Secondly, there is a major timing penalty placed on Three.

Picking a supplier in the telco industry does not happen overnight. There are numerous bureaucratic hurdles to jump over, commercial negotiations to take place, and trials which need to be navigated. It isn’t as simple as replacing Huawei with Ericsson, let’s say, this is incredibly time intensive.

Three is in a difficult position, and more often than not, whenever this is the case the people who have ‘been there, done that’ are some of the most valuable in the room. Unfortunately for Three, two of its most senior technologists are seeking pastures new.

Some have suggested the exit’s might be linked to the Huawei decision. There might be an element to this, but we suspect it is more a case of coincidence and bad timing. Very bad timing as it works out.

NB: On a personal note, best of luck to Phil. Having interviewed him a few times on camera and events, Phil is a lovely man with a wealth of experience. Whoever hires him next has found themselves an excellent employee!

Nokia reckons it doesn’t need a COO anymore

Joerg Erlemeier, a Nokia lifer who is currently its Chief Operating Officer, is calling it a day at the end of the year and Nokia won’t be replacing him.

To be honest we didn’t know Nokia even had a COO, but then again it’s not traditionally one of the more high profile top jobs. Your classic COO usually contents themselves with staying behind the scenes, attending to the day to day running of the company while the CEO flies around doing deals and other important stuff.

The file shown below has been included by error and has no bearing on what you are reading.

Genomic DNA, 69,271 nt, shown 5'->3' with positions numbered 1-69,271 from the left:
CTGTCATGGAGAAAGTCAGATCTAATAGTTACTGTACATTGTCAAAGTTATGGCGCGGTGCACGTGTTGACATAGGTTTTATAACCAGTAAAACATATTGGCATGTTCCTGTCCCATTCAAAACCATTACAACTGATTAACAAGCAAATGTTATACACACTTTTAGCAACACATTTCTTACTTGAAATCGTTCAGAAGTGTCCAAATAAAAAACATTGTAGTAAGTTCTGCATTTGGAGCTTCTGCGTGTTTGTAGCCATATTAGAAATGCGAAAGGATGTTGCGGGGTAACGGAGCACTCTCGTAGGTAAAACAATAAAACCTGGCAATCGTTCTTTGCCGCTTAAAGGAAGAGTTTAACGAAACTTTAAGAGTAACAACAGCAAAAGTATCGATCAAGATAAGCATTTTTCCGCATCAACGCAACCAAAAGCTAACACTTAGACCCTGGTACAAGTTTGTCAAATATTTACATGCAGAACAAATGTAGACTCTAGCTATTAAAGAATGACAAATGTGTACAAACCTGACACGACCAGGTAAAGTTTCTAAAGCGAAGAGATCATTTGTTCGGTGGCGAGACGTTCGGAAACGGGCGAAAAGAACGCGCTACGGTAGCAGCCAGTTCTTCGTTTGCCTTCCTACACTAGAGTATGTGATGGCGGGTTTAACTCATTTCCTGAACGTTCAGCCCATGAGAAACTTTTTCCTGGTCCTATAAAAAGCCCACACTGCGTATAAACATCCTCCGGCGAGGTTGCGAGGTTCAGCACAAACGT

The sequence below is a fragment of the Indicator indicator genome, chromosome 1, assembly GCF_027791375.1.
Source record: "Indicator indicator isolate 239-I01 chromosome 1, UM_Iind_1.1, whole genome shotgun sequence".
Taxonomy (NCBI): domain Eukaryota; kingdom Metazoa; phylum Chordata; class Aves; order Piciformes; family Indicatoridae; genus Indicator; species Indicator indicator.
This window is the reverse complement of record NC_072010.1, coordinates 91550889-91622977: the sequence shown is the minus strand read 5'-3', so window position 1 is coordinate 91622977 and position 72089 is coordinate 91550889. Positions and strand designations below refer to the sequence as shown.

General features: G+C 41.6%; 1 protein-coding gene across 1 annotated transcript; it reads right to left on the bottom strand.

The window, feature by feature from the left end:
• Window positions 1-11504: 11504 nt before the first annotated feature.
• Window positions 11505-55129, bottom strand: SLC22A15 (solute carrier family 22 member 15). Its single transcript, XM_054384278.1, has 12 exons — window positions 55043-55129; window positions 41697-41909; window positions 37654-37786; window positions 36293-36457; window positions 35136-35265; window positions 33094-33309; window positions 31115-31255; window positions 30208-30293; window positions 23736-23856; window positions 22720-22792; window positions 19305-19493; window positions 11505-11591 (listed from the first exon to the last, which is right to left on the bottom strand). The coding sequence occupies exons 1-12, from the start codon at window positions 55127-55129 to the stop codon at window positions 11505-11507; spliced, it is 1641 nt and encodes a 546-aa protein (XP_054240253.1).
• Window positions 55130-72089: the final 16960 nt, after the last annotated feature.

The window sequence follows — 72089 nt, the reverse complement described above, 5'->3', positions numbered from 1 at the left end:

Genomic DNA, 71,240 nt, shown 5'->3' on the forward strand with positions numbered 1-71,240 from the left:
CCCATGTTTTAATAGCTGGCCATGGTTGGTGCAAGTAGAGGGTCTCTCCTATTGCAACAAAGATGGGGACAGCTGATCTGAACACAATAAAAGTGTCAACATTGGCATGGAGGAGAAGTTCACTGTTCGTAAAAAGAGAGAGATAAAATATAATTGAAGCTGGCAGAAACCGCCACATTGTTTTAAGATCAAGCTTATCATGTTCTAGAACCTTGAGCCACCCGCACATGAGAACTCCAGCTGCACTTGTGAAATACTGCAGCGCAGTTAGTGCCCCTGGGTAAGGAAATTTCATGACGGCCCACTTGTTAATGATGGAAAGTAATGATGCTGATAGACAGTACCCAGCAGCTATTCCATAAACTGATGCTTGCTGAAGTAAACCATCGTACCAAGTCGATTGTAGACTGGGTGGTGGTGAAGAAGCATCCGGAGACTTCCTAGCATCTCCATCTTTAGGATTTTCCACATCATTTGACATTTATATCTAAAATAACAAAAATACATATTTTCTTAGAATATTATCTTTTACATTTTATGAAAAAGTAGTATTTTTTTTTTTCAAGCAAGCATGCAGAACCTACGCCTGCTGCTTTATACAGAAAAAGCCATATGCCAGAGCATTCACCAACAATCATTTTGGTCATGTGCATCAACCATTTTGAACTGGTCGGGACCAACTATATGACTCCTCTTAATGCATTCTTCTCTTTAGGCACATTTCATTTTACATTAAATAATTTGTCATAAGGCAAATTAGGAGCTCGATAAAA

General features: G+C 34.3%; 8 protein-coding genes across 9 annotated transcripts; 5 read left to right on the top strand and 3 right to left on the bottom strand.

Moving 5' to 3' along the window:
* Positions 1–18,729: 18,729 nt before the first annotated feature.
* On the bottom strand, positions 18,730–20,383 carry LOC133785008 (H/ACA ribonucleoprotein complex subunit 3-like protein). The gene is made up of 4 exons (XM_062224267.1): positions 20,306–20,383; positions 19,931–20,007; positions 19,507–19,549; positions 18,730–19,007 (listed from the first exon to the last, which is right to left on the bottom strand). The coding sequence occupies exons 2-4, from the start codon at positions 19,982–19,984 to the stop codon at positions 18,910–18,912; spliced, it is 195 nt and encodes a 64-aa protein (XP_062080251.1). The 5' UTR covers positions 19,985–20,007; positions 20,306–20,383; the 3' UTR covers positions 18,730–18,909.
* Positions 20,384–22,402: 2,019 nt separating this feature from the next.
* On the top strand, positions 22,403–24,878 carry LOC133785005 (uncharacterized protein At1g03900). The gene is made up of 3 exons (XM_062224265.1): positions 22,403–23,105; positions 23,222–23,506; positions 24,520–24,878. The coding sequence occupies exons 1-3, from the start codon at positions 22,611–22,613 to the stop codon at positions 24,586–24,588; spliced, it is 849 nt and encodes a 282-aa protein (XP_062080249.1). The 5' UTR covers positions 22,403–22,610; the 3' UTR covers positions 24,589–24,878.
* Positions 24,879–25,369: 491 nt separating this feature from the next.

Here’s what Erlemeier has been up to in his quarter of a century at the company, according to the Nokia site:

  •  Senior Vice President, Integration, Nokia, 2015
    •    Vice President, Global Services, Europe, Nokia, 2015
    •    Head of Delivery, North America market, Nokia, 2013/14
    •    Head of Program Management Office, Nokia Siemens Networks, 2012
    •    Head of Middle East & Africa, Nokia Siemens Networks, 2009 – 2011
    •    Held several executive level positions in Nokia/Nokia Siemens Networks, 1994 – 2009

Erlemeier’s linked in has him doing a variety of restructuring, integration and transformation roles in recent years, which may imply he has a big part in the whole Alcatel-Lucent process. Either way, he’s off to spend more time in the golf course and Nokia doesn’t think it needs a COO anymore. Instead it’s going to get the rest of the C-suite to work harder.

“Joerg has been a long-time, trusted colleague,” said Nokia CEO Rajeev Suri. “He leaves the company with my thanks and deep appreciation for his many important contributions.”

“After 25 years at Nokia, I am ready to take on new challenges,” said Erlemeier. “While the company is in the midst of a transition, I leave firm in my belief that the right plan is in place to improve future performance. I wish the company and all my colleagues the very best.”

Hardly the most touching eulogy from Suri, was it? Perhaps it has something to do with the fact that Nokia seems to have binned the COO role first, not as a result of Erlemeier’s resignation. In other words he got the boot. To what extent this move is linked to Nokia’s 5G missteps is unknown, but companies don’t tend to get rid of senior execs when everything’s going well, do they?

Ofcom reported to have picked another civil servant as new boss

There was a time when some degree of telecoms expertise was considered a desirable quality in a prospective head of Ofcom, but that is long gone.